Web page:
Charlie turned in another solid performance, but seemed to be a little off. Missing some practice because of the foot injury or the injury itself may have caused some problems. For whatever reason, he just did not seem like his normal self. His accuracy was not always dialed in, and he seemed somewhat tentative at times. The good thing is that he began to settle into a groove in the second half and came through when it mattered the most.

The criticism is not meant to take away from his performance. He has spoiled the fans and coaches in the last four games. It is almost a let down if he does not throw for 300 plus. He played well, but not as well as he is capable of playing. It has to excite fans to know that the offense was pretty successful even though its leader was not clicking on all cylinders.

The line played better and deserves some credit. Charlie had ample time to throw most of the day. A few of the sacks and/or hurries were on account of the backs not delivering solid blocks. As for the running game, the line also opened some good running lanes most of the day. Granted, there were not many gaping holes that most backs dream of, but the linemen gave Kelly enough room to allow his bruising style of running to take over.

The most telling sign of improvement was the short yardage situations. The offensive line literally manhandled Virginia's defensive front on some of the 3rd and short plays. Chad Jasmin has 3 carries for 15 yards. Anytime your short yardage back can average 5 yards per carry, you have to be doing something right.

The wide receivers played well once again. Michael Collins and Curtis Baham stepped up and made a couple of very key catches to help keep drives going. The absence of Currie took away much of the deep threat, so Charlie went back to his possession passes. When he was forced to scramble, they did a good job of coming off their routes and getting open.

Youngblood made some very key catches throughout the game with the game winner easily being the biggest. All of the talk of him pushing off is ridiculous. He and Winborne battled for the ball and he came out on top. Some media outlets went as far to put a picture on the front page of their sports section that showed Winborne literally hanging onto Youngblood as the ball arrived. Yet, they will lead you to believe Youngblood shoved him completely out of the play. The media is trying to make something out of nothing.

You still cannot say enough for Tony Elliott. He is a blue-collar type of player that comes through when called upon. He came through with another big catch on 3rd down. He also led a unit in one category that was nonexistent last year – blocking. The wide receivers really got after it and are growing more comfortable with the roles when they do not have the ball.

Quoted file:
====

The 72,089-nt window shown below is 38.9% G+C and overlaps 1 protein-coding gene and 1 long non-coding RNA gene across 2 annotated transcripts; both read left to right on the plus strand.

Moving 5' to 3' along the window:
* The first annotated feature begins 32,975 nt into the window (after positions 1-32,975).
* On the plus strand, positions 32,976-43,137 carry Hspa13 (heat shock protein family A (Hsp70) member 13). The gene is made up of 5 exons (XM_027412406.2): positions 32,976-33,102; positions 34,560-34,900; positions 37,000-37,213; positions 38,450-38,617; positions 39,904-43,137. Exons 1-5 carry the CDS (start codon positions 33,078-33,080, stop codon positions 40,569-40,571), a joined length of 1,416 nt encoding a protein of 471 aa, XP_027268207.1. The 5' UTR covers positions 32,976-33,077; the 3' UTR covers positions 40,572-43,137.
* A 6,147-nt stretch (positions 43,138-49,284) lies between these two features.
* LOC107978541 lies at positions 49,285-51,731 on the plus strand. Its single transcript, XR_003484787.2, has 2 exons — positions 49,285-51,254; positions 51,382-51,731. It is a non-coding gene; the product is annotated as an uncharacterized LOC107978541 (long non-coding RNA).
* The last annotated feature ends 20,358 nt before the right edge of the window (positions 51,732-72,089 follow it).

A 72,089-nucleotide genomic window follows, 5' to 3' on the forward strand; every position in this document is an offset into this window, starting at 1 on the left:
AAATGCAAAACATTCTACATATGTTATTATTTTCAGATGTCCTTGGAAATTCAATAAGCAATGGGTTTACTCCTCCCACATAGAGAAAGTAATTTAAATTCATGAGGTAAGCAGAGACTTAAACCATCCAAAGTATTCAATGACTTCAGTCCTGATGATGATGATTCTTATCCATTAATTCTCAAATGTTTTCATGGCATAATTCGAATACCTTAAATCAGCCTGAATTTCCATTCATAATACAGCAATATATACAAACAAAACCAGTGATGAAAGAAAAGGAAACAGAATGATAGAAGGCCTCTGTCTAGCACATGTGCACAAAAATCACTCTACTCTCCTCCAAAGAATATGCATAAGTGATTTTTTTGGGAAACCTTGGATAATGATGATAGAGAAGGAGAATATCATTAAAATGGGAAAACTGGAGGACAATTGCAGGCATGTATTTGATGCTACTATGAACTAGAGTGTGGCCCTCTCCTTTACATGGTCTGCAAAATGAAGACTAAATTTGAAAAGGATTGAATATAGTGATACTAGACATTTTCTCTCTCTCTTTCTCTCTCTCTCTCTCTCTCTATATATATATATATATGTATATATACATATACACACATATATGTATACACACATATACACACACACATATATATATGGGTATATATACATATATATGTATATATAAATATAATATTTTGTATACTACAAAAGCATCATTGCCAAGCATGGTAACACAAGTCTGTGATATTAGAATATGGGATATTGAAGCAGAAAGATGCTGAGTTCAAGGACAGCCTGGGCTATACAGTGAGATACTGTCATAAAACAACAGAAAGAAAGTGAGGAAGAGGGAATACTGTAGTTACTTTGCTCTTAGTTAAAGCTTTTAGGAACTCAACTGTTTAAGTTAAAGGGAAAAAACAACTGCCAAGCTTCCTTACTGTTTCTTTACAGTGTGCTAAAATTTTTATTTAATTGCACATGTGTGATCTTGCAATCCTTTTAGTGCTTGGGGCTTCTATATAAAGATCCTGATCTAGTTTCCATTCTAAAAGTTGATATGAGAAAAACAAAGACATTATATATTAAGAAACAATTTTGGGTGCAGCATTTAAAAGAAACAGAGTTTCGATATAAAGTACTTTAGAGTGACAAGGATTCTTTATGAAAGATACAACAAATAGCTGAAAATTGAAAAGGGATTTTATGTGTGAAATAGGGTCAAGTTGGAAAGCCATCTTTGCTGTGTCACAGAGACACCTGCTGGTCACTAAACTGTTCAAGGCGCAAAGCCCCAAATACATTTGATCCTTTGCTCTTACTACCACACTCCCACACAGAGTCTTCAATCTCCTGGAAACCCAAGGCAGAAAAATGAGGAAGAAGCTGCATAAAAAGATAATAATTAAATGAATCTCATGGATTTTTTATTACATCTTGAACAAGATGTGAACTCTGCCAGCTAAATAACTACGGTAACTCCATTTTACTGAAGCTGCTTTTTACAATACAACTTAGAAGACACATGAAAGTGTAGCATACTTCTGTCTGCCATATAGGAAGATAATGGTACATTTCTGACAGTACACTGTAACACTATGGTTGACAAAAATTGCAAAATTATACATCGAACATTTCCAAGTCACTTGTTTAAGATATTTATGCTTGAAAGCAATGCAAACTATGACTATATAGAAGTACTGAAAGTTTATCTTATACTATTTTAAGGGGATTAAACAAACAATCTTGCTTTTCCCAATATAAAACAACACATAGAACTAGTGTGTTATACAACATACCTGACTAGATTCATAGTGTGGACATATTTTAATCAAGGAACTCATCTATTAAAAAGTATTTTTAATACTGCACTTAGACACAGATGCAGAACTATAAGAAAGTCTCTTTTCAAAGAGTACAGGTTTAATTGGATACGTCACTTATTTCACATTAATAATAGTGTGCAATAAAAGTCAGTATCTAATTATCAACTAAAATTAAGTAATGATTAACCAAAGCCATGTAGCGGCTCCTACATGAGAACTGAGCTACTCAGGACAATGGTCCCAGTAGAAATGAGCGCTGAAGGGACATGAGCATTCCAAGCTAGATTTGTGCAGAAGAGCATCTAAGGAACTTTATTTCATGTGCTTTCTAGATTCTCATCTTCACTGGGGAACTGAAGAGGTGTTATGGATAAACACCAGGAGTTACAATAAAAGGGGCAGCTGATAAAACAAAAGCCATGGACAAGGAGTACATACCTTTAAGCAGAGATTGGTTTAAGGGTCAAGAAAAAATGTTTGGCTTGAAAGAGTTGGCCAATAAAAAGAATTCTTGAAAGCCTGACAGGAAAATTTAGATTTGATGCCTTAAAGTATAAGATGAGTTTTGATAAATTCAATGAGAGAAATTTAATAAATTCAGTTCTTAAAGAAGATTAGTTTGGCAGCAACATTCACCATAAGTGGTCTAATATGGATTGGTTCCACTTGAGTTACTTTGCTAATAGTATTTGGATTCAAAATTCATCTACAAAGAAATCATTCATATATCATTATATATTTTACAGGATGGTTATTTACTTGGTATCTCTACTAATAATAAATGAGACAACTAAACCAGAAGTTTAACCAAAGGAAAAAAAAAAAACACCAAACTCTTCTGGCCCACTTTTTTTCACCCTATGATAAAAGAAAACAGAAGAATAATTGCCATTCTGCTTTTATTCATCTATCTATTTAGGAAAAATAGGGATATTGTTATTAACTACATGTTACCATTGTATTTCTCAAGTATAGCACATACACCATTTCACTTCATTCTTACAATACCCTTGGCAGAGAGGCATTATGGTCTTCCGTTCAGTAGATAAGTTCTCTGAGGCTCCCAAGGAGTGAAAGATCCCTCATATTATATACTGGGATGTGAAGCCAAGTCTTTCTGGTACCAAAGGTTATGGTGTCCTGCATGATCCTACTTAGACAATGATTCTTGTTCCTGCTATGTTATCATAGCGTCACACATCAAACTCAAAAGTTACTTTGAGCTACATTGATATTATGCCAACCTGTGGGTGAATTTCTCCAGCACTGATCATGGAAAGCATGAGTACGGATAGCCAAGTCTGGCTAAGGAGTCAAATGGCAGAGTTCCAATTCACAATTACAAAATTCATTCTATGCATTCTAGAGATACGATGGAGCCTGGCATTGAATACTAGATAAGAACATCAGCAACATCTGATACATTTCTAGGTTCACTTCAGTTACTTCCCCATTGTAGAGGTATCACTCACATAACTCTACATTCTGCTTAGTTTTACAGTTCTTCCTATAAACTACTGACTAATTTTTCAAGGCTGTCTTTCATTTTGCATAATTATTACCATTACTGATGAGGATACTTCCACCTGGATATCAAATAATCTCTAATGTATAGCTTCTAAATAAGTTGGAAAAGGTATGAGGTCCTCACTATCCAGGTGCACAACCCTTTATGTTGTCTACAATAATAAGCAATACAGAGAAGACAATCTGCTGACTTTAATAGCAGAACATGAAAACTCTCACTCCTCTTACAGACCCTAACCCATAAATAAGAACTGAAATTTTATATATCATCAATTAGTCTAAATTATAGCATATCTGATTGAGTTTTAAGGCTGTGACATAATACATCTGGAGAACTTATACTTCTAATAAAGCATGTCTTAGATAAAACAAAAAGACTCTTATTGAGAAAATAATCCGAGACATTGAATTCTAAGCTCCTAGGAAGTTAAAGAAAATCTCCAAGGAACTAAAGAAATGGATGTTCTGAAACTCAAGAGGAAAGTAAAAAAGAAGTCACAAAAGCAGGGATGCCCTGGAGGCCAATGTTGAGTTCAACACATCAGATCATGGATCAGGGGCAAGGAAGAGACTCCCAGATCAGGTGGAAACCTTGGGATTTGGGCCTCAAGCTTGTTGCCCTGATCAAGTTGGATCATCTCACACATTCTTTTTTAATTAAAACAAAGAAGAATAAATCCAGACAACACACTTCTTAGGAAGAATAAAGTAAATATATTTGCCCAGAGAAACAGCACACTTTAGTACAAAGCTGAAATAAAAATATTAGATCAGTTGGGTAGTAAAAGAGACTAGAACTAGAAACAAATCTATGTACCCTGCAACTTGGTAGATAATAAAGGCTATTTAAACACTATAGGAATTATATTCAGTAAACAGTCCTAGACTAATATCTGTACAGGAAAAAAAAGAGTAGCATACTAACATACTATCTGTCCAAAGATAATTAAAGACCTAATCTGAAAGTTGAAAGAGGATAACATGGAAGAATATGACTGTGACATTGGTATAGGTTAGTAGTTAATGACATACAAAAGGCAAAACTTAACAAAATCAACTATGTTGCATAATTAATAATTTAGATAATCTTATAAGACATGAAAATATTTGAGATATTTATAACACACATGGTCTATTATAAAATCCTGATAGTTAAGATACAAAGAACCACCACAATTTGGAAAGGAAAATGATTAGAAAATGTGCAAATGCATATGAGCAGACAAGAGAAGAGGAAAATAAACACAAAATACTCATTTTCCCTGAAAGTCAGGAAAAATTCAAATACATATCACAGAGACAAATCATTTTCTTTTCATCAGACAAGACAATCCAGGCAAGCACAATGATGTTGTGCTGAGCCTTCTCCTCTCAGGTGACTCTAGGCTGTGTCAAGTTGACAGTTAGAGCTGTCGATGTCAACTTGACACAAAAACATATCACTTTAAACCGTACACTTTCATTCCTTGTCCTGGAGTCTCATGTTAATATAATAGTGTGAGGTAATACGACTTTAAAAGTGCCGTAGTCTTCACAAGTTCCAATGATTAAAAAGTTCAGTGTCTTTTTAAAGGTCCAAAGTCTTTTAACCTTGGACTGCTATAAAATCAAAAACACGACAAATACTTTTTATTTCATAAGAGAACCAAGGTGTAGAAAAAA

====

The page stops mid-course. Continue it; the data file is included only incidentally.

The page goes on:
Overall, the offense was solid. The play calling was much better for a majority of the game. Hamilton’s early run was a great way to set up the pass to Youngblood later in the 4th quarter. They finally ran a play off the wide receiver screen out of the 3 wide receiver- stacked-set. It was wide open early in the route, but Charlie did not pull the trigger. Maybe the best call was the fade to Youngblood. The coaches seemed to have been waiting for press man coverage on the goal line all year and wasted no time calling the route once they saw it.


Virginia came into the game leading the conference in rushing. They all but abandoned the run after Clemson all but shut them down in the first half. The front four contained a running game that was averaging over 180 yards per contest. To have done it without starting end Khaleed Vaughn and J.J. Howard made such a feat even more impressive. (Side note: Howard was clearly held on the play in which he was hurt. What is sad is his career looks to be over at this point and all Ron Cherry could do was simply watch as J.J. was taken down.)

Moe Fountain and Vontrell Jamison really stepped up. Gaines Adams showed some flashes of being a great player, but he has not reached a level of consistency that pleases the coaches. He does have the speed to be a holy terror on 3rd and long and should see more action in those situations. It also appeared that Charles Bennett made the move from linebacker back to defensive end, and provided some quality snaps as the starters took a break. Losing Howard really hurts, but the guys behind him are pretty good athletes and should fill in adequately.

Leroy Hill is quickly becoming one of the better linebackers in the conference. What he lacks in size he makes up for with speed and good angles. His third down stop in overtime was as big as it gets. Hats off to John Leake. I have criticized him for much of the year, but he played a good game. He, too, had his fair share of big plays on Saturday and played a big part in making Virginia a one-dimensional offense.

David Dunham and Anthony Waters logged some quality snaps in relief roles. Dunham seems to have dealt with the transition just fine. Eric Sampson’s absence meant more playing time for Lionel Richardson and Tramaine Billie. Both players are very inexperienced, but filled in admirably. Billie is going to be a special player once he gets used to the position and gets some reps under his belt.